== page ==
Brilliantly choreographed ‘Menakaa’ told the story of exploitation of women.
Asmita Resource Centre for Womenpresented a critical analysis of the role of a nymph, Menaka, whose story is considered as another form of exploitation of women. And a ballet on this theme, Menakaa, choreographed by renowned Bharatanatyam artiste Rajeswari Sainath was presented at Ravindra Bharathi recently.
The narrative format is conceived and written in English by Vasanth Kannabiran, well-known women’s activist and author.
The ballet was an audio-visual delight. The musical input was pre-recorded under the direction of Kaaraikkudi Mani, a great name in percussion art and B. V. Balasai, a distinguished flautist who was experimenting with fusion and jazz under the guidance of Mani. The musical compositions set as a backdrop for various scenes in the drama were an outstanding feature of the production.
Music and dance were never out of the classical base. It would have been better had the playback sound levels been reduced to a little lower output to balance with the jingling sounds of the footwork.
Rajeswari Sainath’s choreographical part for this theme was challenging as most of the narrative was in English.
As regards the thematic content, the title character of Menaka had lesser role to play in a theme that passes though three generations, Menaka, her daughter Sakuntala and the latter’s son, Bharata.
Rajeswari minimised her role as performer but maximised that of the choreographer.
Rajeswari, the prime dancer, playing the role of Menaka, appeared after the opening Saraswathi Vandanam presented by Nainitha playing Sutradharini. Menaka’s entry sequence was in the mode of self-introduction of her life and mission.
Rajeswari came out with jatis in variegated rhythmic patterns with perfection in the Bharatanatyam style. Jatis were also set for other roles.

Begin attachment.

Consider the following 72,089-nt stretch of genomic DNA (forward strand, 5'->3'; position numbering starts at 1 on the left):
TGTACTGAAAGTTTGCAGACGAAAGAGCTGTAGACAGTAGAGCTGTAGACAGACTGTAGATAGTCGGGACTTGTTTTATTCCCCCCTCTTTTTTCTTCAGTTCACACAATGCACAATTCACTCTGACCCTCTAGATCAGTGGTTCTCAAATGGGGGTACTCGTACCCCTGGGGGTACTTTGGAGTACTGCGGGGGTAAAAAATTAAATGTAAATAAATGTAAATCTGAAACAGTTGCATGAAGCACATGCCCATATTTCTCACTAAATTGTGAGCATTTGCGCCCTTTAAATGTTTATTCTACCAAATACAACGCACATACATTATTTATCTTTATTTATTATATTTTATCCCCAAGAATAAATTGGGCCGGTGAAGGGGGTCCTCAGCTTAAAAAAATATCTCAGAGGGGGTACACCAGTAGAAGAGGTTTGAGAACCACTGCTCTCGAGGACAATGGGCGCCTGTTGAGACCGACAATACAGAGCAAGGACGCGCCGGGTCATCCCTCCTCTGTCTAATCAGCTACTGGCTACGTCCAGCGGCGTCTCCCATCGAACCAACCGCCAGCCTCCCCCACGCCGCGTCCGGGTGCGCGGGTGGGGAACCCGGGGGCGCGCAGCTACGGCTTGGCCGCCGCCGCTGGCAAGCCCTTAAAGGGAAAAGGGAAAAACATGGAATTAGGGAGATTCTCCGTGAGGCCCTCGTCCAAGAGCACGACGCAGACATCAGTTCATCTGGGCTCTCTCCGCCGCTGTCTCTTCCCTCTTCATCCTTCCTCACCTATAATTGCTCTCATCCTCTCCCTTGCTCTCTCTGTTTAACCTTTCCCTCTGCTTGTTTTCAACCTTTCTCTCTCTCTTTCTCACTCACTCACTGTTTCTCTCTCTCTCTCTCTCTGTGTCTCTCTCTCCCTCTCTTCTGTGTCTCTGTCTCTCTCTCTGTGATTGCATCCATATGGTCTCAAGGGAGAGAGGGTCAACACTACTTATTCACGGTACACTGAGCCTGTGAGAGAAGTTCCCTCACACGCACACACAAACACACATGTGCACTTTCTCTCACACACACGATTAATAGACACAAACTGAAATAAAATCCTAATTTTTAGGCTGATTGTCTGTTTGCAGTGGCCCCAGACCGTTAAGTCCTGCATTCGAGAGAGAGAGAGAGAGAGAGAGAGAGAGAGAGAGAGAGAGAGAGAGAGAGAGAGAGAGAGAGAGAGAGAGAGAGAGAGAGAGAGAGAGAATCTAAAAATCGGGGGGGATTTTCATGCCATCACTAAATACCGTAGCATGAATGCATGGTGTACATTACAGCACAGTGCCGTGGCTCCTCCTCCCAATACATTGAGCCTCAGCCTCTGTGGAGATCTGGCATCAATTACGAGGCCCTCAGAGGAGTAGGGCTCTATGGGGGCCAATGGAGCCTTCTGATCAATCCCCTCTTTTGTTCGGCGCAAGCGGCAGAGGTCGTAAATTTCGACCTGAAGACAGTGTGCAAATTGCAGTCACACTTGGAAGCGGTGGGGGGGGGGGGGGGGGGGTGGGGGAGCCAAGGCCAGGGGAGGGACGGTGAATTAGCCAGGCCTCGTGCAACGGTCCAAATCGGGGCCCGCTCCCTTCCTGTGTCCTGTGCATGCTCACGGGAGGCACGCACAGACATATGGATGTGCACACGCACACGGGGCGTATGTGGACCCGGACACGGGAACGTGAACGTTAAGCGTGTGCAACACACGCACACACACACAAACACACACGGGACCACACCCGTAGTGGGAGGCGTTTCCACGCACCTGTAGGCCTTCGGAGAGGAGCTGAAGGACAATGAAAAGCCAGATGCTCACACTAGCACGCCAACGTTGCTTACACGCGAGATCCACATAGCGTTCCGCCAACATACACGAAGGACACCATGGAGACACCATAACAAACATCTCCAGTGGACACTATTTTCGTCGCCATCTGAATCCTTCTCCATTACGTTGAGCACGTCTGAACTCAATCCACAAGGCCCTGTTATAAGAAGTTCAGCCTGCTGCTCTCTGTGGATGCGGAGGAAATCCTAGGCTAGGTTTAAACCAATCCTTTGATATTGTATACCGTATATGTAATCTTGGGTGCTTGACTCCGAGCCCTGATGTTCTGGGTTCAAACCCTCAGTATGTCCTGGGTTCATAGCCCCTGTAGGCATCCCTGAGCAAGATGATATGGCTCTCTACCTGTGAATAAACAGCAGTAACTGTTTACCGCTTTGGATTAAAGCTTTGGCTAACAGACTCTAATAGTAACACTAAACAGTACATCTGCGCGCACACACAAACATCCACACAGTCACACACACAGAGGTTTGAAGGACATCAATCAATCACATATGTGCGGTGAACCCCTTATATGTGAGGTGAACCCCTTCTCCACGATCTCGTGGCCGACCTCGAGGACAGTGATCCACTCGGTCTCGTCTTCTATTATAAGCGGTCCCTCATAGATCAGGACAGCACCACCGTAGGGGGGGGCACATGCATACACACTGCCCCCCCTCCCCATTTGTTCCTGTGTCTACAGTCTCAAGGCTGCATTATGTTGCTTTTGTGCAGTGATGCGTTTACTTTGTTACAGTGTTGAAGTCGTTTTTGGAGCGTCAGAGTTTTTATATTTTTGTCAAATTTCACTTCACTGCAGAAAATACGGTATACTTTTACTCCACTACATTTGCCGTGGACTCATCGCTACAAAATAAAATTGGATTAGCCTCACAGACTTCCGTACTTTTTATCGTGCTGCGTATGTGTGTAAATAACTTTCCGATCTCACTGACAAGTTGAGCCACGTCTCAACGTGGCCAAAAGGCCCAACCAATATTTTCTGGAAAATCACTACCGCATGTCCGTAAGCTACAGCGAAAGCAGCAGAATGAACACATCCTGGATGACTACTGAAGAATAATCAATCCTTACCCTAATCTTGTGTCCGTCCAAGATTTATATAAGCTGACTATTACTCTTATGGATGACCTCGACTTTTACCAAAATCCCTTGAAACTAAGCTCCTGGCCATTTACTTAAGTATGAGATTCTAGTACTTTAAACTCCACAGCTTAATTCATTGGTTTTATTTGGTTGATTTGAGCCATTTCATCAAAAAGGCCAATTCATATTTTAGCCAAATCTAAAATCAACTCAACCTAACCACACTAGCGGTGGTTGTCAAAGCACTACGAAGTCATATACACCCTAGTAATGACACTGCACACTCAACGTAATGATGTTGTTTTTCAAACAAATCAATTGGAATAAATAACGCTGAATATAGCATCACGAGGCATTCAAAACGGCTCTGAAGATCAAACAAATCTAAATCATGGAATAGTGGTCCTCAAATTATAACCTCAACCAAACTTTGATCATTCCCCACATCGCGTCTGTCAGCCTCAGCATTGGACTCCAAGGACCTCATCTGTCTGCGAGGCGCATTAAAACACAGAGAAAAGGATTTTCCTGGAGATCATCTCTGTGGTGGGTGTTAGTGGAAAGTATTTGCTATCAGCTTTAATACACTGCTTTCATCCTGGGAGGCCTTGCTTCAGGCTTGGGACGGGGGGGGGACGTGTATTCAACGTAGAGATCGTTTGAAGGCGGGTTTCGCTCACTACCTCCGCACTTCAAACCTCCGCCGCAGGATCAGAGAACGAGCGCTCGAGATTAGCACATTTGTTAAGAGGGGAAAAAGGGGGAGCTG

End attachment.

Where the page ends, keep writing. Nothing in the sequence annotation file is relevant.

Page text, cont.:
Birth of Sakuntala
Celestial beauty Menaka is sent by Lord Indra to distract sage Viswamitra from his penance. Menaka succeeds in her mission.
When she gives birth to a baby girl, she casts her away on the river bank. Sage Kanva, finding the baby, names her Sakuntala and brings her up as his own daughter.
Sakuntala was impressively played by Rajeswari’s daughter Vaishnavi. Several dancers were featured in other roles, mostly as companions of Sakuntala.
The role of child Sakuntala was given to sweet-looking Kirtana Kannabiran.
The story follows Dushyanta falling in love with Sakuntala, the latter being spurned by the former, Bharata’s birth and their reunion as a family. The ballet interrogated the basics of construction of gender, ideology and the theory of dance itself. The English lyrics were mixed with some Sankrit slokas, rendering the whole show as a kind of fusion.
The costumes and lighting work were superb, adding to the elegance of the production.
Rajeswari’s choreographic work was well-distributed among all the other dancers moving on the stage in a geometrical manner displaying excellent talent.
Some played Sakuntala’s maids and others figured in earlier parts for jati presentation, at once precise and perfect.
The ballet drew great applause in the end.